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My name is Camilla Kulka; I am an eighteen-year-old from Italy, and in December I had the opportunity to live in Japan thanks to the Lions Club. At first, when I got an email telling me that I had been chosen for this exchange, I was overcome with uncertainty: it's a long travel, I have never been so far away from home, and I would have to skip two weeks of school. I was sure my parents and my teachers would forbid me to go: my flight was scheduled on the 7th of December, but Christmas Holidays don't start until the 23rd. I'm in the fifth and final year of high-school, I can't afford to lose so many days of school. 
However my parents supported me, and to my surprise my teachers did too: they scheduled all my exams in advance in order to allow me to finish the trimester before my classmates, so I could leave with no problem.

I was so excited to come to Japan: the culture is so different from what I'm used to, so I was super curious to experience it first hand
When the day came I packed my stuff, said goodbye and left Italy, full of insecurities and expectations.
The travel was no easy thing: after changing airplanes in London and Tokyo, I arrived in Takamatsu where my host family was waiting for me. I was tired for having been awake for almost 24 hours, but as soon as I saw them my energies came back: I was eager to meet them, but also quite nervous (what if they didn't like me?)
To my relief, they turned out to be the most lovely and kind family I could have hoped for; I just regret not knowing how to speak Japanese: communicating was quite difficult sometimes, and we had to rely on technology to translate articulated sentences. Luckily enough last year I had hosted a Japanese girl, Sakurako, who taught me a few words and prompted me to study some more on my own: I knew some basic phrases and words that revealed themselves to be very useful during my stay. Also, since I was completely immersed in a Japanese-only environment, I was able to learn even more words, and my family was always encouraging my (poor) attempts of speaking Japanese. 
During those amazing three weeks I had the chance to stay with different people, usually members of the Lions Club, who would take me sightseeing or make me experience the local culture. I particularly enjoyed visiting the schools: I went to an elementary, a junior high and a high school, and they were all greatly different from the Italian ones. I was also able to interact with the students and take part in the lessons, which was a lot of fun.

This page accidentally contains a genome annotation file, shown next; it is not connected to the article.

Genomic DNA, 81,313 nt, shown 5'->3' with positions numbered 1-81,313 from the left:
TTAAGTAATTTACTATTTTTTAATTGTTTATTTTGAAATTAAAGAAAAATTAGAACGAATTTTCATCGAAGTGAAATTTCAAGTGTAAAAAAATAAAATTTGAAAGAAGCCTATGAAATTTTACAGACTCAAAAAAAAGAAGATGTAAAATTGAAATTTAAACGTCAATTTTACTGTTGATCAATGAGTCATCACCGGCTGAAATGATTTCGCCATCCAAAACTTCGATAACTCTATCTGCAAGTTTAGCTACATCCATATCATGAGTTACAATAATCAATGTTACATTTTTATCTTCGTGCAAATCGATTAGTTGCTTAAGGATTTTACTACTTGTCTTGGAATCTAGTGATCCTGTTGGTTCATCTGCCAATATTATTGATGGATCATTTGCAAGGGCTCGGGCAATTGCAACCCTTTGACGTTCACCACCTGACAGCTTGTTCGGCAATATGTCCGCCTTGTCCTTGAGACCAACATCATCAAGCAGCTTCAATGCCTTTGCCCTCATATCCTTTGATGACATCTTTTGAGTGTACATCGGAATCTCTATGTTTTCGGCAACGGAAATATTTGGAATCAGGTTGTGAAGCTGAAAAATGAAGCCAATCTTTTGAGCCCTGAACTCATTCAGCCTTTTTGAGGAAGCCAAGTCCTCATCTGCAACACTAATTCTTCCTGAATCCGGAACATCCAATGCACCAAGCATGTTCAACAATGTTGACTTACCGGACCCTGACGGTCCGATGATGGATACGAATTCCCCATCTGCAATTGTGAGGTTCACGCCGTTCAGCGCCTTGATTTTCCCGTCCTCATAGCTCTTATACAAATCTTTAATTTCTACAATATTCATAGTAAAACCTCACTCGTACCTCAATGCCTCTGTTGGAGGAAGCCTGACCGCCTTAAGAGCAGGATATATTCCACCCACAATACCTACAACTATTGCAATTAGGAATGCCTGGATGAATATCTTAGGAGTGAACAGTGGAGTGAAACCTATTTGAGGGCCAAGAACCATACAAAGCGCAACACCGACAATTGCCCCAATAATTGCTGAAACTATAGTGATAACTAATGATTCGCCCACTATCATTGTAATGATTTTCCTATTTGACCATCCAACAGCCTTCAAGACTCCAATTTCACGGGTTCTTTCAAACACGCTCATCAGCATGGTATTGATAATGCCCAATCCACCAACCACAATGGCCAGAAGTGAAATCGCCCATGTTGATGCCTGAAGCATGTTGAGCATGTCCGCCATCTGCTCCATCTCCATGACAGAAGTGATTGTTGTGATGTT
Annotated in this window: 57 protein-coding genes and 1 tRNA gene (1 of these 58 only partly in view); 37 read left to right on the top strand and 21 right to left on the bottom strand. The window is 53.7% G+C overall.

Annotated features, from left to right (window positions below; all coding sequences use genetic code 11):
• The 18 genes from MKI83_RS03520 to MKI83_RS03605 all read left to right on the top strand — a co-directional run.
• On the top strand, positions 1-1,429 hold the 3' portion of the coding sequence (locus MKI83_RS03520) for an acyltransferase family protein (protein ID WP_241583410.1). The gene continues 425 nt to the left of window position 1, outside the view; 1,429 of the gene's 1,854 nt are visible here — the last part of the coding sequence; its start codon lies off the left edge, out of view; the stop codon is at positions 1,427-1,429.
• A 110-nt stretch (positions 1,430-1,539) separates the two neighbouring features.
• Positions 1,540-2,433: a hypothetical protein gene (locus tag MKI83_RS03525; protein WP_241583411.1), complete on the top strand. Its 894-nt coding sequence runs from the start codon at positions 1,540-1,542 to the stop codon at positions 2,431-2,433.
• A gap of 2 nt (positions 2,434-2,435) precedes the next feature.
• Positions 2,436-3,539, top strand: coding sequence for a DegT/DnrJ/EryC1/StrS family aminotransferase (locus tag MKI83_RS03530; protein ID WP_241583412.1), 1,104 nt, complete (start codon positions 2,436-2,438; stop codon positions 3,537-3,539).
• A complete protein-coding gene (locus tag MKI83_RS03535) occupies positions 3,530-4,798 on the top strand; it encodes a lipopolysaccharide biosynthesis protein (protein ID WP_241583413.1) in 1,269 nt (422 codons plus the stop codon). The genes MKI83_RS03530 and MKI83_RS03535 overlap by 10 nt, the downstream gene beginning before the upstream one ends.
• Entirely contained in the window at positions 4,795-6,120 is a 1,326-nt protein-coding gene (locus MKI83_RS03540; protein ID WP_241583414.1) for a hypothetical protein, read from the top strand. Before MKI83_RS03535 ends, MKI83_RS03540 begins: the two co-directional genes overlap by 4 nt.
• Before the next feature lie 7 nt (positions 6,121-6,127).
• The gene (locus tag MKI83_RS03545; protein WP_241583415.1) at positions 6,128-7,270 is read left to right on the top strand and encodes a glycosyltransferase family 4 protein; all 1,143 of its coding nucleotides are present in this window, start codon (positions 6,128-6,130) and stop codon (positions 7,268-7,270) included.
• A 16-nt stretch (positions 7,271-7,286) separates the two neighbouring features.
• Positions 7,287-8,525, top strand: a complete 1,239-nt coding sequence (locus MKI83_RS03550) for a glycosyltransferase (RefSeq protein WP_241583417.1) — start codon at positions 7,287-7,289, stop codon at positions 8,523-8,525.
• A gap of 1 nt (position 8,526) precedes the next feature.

I also loved visiting the temples: I saw five of them in Zentsuji, then Hashikura and on Christmas Day I went to Konpira-san. In Italy we only have Christian churches, so it was my first time visiting temples: I find the cultural differences fascinating, and I was very curious to learn how to behave in a temple. Another aspect I really enjoyed was food: I got to try everything, from soba to yakiniku, from ramen to curry, and now that I'm back in Italy I miss Japanese cuisine so much
Going to the camp organized by the Lions Club was amazing: I got to meet a lot of people my age, and we had a lot of fun together. We went skiing, and even though there was almost no snow we had the time of our life. I also tried to go to a typical Japanese onsen, which was a completely new experience for me, but it was way better than I anticipated: in Europe thermal baths are definitively different, so I was a bit uncertain on what expect. On the last morning we tried fishing, another activity I had never tried out before: it was exciting, but at the same time I felt a bit bad for killing a fish. Even though the camp only lasted two days I really loved it, and I met such lovely people.
Visiting Japan has been a wonderful experience: everyday I had the chance to learn so many new things, I never got bored, there was always something to do. I truly spent three amazing weeks, and I just can’t wait to come back and see everyone again.